Shoot: How to Photograph Ceremony Details


The Complete Wedding Photographer Experience


Lesson Info

Shoot: How to Photograph Ceremony Details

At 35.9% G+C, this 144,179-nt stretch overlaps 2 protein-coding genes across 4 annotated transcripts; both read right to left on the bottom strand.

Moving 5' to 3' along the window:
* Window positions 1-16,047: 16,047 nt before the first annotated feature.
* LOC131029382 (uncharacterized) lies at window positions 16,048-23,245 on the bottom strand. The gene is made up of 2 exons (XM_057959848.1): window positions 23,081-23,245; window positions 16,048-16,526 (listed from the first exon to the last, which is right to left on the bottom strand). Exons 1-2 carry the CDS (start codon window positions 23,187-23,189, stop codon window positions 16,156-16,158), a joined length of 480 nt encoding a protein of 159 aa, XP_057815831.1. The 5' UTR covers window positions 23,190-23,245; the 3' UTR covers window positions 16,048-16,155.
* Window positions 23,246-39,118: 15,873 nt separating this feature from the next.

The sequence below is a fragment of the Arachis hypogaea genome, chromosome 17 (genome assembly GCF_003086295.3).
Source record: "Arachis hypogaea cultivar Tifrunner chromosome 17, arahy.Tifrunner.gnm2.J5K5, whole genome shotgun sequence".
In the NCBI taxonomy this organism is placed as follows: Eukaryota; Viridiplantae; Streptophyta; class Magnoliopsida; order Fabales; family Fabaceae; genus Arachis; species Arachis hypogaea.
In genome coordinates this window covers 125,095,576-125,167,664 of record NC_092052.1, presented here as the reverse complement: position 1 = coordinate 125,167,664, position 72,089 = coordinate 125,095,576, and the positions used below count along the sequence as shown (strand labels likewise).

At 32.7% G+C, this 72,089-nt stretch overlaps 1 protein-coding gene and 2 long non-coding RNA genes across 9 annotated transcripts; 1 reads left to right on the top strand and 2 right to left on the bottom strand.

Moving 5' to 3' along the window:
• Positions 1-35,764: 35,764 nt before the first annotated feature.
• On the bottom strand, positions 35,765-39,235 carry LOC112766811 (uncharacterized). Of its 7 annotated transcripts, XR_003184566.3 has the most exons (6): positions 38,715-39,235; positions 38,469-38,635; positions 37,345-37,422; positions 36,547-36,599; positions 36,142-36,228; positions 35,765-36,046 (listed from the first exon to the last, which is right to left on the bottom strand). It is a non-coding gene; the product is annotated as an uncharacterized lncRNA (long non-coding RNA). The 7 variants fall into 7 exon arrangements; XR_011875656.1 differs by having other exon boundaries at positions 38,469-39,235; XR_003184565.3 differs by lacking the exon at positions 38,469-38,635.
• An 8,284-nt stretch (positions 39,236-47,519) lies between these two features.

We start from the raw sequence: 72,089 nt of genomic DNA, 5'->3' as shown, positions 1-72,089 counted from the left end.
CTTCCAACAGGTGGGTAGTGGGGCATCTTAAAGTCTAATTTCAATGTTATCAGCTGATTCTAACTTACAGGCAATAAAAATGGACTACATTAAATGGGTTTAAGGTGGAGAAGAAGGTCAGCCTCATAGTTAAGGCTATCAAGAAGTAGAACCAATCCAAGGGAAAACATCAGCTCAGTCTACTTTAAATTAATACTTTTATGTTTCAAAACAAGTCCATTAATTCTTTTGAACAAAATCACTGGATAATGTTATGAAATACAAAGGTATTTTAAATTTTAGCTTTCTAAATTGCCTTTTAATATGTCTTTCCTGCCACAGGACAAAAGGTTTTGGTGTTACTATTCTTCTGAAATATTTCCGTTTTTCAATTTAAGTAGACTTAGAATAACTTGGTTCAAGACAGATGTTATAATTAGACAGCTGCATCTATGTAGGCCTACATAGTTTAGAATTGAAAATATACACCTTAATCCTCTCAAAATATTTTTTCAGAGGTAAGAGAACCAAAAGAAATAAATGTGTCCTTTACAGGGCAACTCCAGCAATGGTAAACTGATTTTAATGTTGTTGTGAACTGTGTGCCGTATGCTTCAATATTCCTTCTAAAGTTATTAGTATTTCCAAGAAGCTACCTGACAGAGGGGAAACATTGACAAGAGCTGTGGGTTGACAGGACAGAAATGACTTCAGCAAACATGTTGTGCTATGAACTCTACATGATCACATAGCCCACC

In this lesson, we are going to talk about how to photograph ceremony details, and I prepare my clients for the time that I need to ensure that they, that these types of photos are actually happening between myself and my second shooter JD. Now in a future lesson I'm going to talk to you about how precisely I ask my clients to get this time, but today I'm going to focus on the logistics. Like I mentioned, I have 15 minutes to get the photos that I need, and I'm going to go through what that list looks like so that we, you and I can be on the same page, and you guys can see how much time I need for each individual thing. So when I approach this ceremony, the first thing I'm going to do is take a photo of the wedding programs, and I do this in one or two ways. Or maybe both ways. I will see the program maybe on the chair or in the basket, and so I shoot that horizontal and vertical. Then if there are ushers who are holding the programs, what I want to do is make sure that the usher is ho...